WVU defense ahead of game
MORGANTOWN, W.Va. — One side of the football typically dominates in spring camp, and that`s what West Virginia coach Dana Holgorsen thought would happen this year.
With a new defense but almost all of his players back on offense, he thought the offense would have the upper hand.
He`s happy he was wrong.
'I had a little concern about that,' Holgorsen said, 'since we have a new defensive scheme, and on offense, we`ve got nine starters back.
'That hasn`t been the case. The defense has done well. We`ll make some plays on them, but then, they make some stops. We make some plays, then they get some stops. I`m happy with the competitive nature.'
Despite the new scheme, West Virginia`s defense is ahead of where it was last year, Holgorsen said, and players feel better equipped for the season.
'I think everybody`s attitude and how much simpler it is for other people to pick it up ... I think we are (too),' linebacker Doug Rigg said. 'People like Josh Francis are going to be a star in this defense. It`s going to be fun to watch this year. Guys who had trouble grasping it are in easier roles.'
Francis, a senior linebacker, came to Morgantown from junior college last year with high expectations because of his athleticism. However, he never fully grasped the concepts of last season`s 3-3-5 stack. It`s been easier for him and others to understand this system.
'It`s more of a freestyle and fluent type of play,' Francis said.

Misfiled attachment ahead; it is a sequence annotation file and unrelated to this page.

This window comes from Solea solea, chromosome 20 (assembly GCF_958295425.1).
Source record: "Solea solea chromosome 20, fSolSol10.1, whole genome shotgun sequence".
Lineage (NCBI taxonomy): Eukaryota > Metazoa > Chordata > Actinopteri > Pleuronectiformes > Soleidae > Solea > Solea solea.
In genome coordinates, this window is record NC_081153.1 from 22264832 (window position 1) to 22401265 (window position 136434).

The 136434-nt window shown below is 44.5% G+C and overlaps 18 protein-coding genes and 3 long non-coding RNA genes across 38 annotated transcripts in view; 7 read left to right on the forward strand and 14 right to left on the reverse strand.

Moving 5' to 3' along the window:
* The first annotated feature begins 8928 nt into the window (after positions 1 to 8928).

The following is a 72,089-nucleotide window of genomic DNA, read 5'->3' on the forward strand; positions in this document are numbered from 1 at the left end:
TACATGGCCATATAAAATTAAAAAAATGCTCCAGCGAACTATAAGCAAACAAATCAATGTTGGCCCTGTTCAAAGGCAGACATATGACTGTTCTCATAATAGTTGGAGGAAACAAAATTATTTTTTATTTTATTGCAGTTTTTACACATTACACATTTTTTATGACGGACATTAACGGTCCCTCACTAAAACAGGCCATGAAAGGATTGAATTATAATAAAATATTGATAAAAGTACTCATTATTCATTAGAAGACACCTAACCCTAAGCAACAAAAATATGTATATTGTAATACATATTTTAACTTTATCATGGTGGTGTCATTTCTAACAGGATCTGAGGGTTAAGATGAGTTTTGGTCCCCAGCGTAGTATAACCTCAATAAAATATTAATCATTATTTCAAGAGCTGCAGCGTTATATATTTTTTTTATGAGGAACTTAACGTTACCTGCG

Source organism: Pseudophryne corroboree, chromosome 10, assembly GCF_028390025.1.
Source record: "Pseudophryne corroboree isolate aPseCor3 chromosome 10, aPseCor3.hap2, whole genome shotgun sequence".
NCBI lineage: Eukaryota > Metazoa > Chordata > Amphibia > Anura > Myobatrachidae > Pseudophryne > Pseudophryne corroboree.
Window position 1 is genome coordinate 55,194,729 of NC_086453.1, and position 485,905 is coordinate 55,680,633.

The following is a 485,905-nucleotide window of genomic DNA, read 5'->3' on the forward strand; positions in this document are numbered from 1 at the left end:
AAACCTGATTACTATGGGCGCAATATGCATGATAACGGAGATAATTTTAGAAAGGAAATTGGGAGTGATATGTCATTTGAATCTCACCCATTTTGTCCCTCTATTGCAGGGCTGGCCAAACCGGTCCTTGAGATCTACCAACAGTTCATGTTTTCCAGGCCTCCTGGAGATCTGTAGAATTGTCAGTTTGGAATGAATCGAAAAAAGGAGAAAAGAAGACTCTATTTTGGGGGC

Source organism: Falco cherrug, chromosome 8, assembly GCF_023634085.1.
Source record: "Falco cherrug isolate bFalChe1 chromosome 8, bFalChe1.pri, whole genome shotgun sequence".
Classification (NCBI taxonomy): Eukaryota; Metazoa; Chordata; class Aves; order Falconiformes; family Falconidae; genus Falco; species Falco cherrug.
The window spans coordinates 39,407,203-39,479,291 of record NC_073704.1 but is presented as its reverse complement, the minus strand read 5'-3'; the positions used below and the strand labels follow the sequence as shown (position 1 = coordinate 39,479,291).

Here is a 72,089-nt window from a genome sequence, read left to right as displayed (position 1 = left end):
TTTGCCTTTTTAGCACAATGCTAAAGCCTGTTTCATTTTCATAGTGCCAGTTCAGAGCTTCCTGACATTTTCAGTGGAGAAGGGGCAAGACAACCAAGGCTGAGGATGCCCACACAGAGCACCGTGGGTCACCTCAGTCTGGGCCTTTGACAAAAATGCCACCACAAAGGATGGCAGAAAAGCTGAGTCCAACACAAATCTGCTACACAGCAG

While there are some overlapping principles from the previous defense, there are a lot fewer rules. Players are relying more on their instincts, simply reacting and going after the ball.
That`s led to more success for the defense.
'Last year in practice, we would struggle against the offense a lot even though they just put in their offense,' Rigg said. 'It`s good now that we have a brand new defense that we`re stopping them. I thought it was going to be much harder to stop them, but it`s a great sign.'
That`s particularly true considering the offenses West Virginia will face in the Big 12. The conference owned three of last season`s top five offensive attacks and four of the top 10 scoring offenses in the nation.
However, the Mountaineers may be more prepared to handle the task. In their 3-4 defense, players have found it easier to stop the run, a problem they had at times last season. It also allows the best athletes to remain on the field against high-powered passing attacks.
'We know this is an offensive game, and we know the Big 12 puts up points,' Rigg said. 'We know it`s going to happen at one point on a busted coverage that someone`s going to break free, but we have the mentality, ‘Bend but don`t break.` When it comes to big plays, that`s the mindset we have to have.'